As a medium to bring Penn & Teller’s attitude to the screen—an attitude less “kick-ass” than “kick-in-the-ass”—the film should fit right in. It doesn’t. In fact, it fails on almost every conceivable level, and while some of that can be blamed on Arthur Penn, most of it falls squarely on Penn & Teller themselves.
We can, I believe, pencil magicians onto the list of professions that should not be actors, right under rap stars, pop singers, and politicians. Sure, it’s all performance, but a film set is in a different galaxy from the stage. There’s no audience to work with, no energy to build. There is only waiting, action, and more waiting. The stage Penn & Teller are masters at working an audience, but Penn and Teller look lost on the screen, drifting between barely-connected episodes like buoys. There’s no life in the movie, no real world for the pair to inhabit. There’s only the tricks and a planet full of rubes. This setup works for the finale—it’s hard to feel bad for a world where everyone sucks—but it works against the movie everywhere else, like when the pair plays hero to prevent an ailing mark from blowing his money on a faith healer.
Psychic surgery was a major thing in the late 80s, having experienced a flash of gawking popularity from shaky news reports and that wouldn’t survive the first 10 Fark comments today. The technique—which involves the surgeon ripping “tumors” from the body without pain or incisions—was quickly sussed by the magician community as a sleight-of-hand trick, and few were as outspoken as Penn & Teller when calling it out. They take great pains in P&TGK to debunk the procedure, tying their anti-mumbo-jumbo rants directly into the plot. It’s a weird vendetta. Maybe this particular trick irked them because its purpose was to grift, not entertain. Maybe they just thought it was a weak trick. Maybe their crusade grew from conscience, as trusting in a faith healer to cure your cancer can cost you a whole lot more than money.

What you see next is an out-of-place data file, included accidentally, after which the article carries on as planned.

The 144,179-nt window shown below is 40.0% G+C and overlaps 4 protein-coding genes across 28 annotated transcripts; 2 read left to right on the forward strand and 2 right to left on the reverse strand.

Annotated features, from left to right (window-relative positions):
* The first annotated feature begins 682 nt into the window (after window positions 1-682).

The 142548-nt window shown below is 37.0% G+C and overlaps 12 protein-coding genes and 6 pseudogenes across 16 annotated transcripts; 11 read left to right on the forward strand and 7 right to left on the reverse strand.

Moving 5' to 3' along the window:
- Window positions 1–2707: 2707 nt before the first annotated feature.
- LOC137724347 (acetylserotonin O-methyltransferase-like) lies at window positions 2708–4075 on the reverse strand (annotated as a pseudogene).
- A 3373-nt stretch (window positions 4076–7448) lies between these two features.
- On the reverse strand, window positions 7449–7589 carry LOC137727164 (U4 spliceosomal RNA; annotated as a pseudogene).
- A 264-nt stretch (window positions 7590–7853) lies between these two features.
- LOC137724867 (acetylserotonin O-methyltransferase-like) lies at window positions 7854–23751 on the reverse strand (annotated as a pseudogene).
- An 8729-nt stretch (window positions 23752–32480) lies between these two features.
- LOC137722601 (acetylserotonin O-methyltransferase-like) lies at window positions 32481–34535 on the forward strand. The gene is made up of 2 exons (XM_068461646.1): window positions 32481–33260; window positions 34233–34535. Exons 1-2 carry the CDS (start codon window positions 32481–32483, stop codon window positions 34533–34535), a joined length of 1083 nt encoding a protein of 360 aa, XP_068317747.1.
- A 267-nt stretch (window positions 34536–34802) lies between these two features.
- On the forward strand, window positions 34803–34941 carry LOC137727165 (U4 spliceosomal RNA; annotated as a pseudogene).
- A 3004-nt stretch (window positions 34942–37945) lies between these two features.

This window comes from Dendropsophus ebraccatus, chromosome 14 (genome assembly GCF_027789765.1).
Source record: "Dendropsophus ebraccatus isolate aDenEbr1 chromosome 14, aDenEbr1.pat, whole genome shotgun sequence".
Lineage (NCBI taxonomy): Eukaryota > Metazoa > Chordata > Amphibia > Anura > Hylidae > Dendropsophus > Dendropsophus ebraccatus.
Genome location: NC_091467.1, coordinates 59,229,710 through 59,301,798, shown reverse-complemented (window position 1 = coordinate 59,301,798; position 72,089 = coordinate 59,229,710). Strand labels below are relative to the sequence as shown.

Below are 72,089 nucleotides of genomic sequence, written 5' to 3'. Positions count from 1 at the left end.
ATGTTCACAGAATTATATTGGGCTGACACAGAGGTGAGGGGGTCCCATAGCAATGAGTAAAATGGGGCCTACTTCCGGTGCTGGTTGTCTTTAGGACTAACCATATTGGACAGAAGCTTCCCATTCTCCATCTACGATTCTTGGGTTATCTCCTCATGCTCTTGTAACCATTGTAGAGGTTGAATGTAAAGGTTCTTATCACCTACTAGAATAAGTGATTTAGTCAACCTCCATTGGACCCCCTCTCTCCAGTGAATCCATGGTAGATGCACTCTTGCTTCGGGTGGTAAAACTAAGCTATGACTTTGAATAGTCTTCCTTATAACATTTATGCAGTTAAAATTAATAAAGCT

The subplot sums up another message in P&TG: ignorance is death. Penn & Teller have spent their careers tweaking the gullible, but when they fall for their own pranks, it leads to their doom. There’s a bit of schadenfreude to seeing them taste their own medicine. As the movie’s tagline says: What more do you want?
I want a better movie, or at least one that lives up to the script’s ambition. Arthur Penn’s late years contained a lot of paycheck jobs that, as even he admits, didn’t hold much interest for him. I don’t know if that’s the case for P&TGK, but it seems clear that his style didn’t fit the material. Penn once said that directing was looking for “controlled accidents.” He liked to let his actors loose to experiment. That may work with Brando or Beatty, but it shouldn’t have been this movie. It shouldn’t have been these actors. This script can’t support all that liberty.
I can’t say Penn & Teller Get Killed is a bait and switch, but that’s as far as its merits go. It’s an anti-movie, but not in the way that its stars might have hoped. There’s more to being subversive than bucking cliché. The script and its stars were full of good intentions, but even a well-meaning bull can still leave a pile of. . . missed opportunities.
The Arthur Penn Project
14. Penn & Teller Get Killed (1989)